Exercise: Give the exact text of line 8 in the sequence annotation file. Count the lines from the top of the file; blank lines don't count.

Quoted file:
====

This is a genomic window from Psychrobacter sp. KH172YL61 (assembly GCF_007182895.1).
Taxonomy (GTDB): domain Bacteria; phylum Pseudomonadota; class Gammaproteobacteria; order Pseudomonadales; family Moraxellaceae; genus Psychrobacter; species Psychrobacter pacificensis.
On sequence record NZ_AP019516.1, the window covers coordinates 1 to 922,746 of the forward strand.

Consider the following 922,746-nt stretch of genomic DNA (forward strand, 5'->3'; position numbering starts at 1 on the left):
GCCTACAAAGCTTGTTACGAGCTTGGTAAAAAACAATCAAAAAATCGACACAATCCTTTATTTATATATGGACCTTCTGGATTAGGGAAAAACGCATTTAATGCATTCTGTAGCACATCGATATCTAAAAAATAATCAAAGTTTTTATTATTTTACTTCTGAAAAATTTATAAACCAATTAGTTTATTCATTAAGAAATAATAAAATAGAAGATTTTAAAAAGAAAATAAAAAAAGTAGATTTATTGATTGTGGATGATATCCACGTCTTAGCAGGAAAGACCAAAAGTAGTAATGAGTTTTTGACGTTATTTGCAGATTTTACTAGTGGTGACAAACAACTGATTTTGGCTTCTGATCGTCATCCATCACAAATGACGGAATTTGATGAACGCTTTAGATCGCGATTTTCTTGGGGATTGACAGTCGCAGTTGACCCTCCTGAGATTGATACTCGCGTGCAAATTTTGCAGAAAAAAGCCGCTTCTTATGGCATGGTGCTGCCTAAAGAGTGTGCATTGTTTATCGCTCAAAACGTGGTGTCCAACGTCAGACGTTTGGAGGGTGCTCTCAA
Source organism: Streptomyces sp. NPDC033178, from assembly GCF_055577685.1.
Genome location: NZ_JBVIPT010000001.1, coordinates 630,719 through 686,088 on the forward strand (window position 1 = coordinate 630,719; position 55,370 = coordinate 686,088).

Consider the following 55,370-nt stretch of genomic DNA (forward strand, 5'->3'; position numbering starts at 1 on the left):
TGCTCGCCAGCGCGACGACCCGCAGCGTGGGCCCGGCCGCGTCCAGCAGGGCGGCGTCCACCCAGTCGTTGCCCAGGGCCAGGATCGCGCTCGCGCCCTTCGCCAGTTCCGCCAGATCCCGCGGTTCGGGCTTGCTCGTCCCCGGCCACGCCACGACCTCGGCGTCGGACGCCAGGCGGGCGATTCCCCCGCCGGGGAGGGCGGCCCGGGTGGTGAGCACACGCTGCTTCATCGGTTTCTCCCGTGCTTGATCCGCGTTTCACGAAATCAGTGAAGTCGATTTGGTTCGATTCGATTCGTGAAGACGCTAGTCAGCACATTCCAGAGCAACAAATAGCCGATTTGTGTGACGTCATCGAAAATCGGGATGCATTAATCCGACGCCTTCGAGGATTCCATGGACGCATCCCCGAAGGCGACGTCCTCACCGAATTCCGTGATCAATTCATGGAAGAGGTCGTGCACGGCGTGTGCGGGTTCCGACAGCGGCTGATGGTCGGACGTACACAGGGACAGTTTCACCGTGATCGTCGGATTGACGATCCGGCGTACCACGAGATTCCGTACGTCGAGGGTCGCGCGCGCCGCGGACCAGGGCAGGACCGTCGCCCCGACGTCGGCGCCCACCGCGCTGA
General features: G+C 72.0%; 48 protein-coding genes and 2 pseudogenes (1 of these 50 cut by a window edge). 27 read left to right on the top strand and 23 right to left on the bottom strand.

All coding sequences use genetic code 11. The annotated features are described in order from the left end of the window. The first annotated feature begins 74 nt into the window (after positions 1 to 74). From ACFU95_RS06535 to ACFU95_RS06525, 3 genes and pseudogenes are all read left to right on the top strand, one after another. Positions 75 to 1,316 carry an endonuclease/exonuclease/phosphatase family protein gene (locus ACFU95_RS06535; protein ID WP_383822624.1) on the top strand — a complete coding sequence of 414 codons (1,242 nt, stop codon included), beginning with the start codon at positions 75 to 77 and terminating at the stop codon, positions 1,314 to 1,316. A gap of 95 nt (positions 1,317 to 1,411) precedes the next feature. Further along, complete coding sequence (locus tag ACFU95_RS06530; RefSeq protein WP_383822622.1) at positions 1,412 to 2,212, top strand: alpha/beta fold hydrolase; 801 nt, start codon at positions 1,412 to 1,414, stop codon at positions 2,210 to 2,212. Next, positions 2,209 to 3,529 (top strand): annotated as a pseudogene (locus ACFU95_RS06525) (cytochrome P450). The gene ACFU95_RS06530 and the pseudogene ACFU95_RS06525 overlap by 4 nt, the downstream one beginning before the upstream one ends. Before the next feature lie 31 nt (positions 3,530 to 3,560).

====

Consider the following 55,370-nt stretch of genomic DNA (forward strand, 5'->3'; position numbering starts at 1 on the left):